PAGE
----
Keaton Henson with Britten Sinfonia: The science behind music and emotions

9 AUGUST 2018

After three years of crafting, Six Lethargies was finally delivered to us in shape of a multi-sensory show.

The fact that Keaton Henson battles with anxiety isn’t exactly a secret at this point. With only 32 live performances in his entire music career, Six Lethargies finally gave him the power to share his story without having to perform. The six-part composition explored themes of mental illness, empathy and human connection. The story was handed to Britten Sinfonia, which would later be told to us on a multi-sensory show at Barbican Centre on the 20th July.
Selected members of the public had their emotional levels controlled by biometrics, and the results were translated into what, at some point, turned out to be a lighting show.

People were making their way to their seats and it was obvious that there was still some confusion. Every once in a while you could overhear a “You think they will play some of his older music?”, clearly showing some members of the audience had no idea what they were about to witness. Unfortunately for some, the Orchestra walked into the stage and, out of 37 musicians, none was Keaton Henson.

According to Keaton, the first piece, Initium, was “an ode to something different” meant to have “space to breathe,” and the public reacted accordingly. There was only one strong light hovering the Maestro, and, if we disregard the cellist that knocked over her music stand, there were no abrupt changes. 
The concert definitely reached its peak with Trauma/In Chaos and the Unease Concerto. The fast compasses, low and high notes, staccatos and strong vibratos, left Barbican Centre in flashing lights. The two most intense pieces transmitted a feeling of uneasiness, followed by two strong red lights pointing directly at the audience. The auditorium looked like a scene taken out of a psychological thriller.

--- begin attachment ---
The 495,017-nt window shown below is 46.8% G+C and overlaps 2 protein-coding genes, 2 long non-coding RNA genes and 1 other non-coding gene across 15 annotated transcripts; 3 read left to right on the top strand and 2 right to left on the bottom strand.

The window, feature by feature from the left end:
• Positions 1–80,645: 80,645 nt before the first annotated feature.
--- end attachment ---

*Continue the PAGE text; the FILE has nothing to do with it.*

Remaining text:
Thomas Gould, the first violinist, was playing so aggressively that the couple sitting next to me whispered: “I think he is about to break that violin."

Contrasting to the previous representation of trauma and anxiety, On Sorrow portrayed a sense of hopelessness. This “requiem for depression” filled the stage with a pale blue light, which only grew stronger on every note transitioning to Breathing Out. This final part of the composition started to display signs of hope, and the public definitely felt that as the lights got warmer and stronger, ending the act in a full circle, with only one light hovering the maestro.

Disregarding the random clap here and there from a clueless member of the audience (who assumed a part had come to an end every time the musicians stopped playing), the public was silent and very respectful, letting the symphonies take control over their bodies and mind.

At the end of the show, Keaton himself went on stage to thank everyone. The tears in his eyes proved how emotionally invested he had been throughout the night. His question “If I write how it feels to me, will it make you feel the same?” had been answered.
Emotions can indeed be transcribed to music and, most importantly, shared with others.

Saal Digital UK - Photo book | Review

4 AUGUST 2018

Saal Digital UK - Photo book | Review

As many of you surely know, a few months ago Saal Digital was looking for photographers to test their products and printing services. The company would give out a voucher in exchange for a review of a product of your choice. This would be my second time using Saal's services, so I chose the 15x21 photo book.

Saal Digital is a professional photo lab specialized in high-quality photo products, including photo books, photo prints, calendars, etc, so, as expected, the photobook I ordered had the high-quality printing and binding. The images were sharp and true to their colours which, if you've ever tried to print pictures before, you know it's something hard to achieve.

Saal's services are something I would definitely recommend, whether you need a photo book, a poster or a new business card.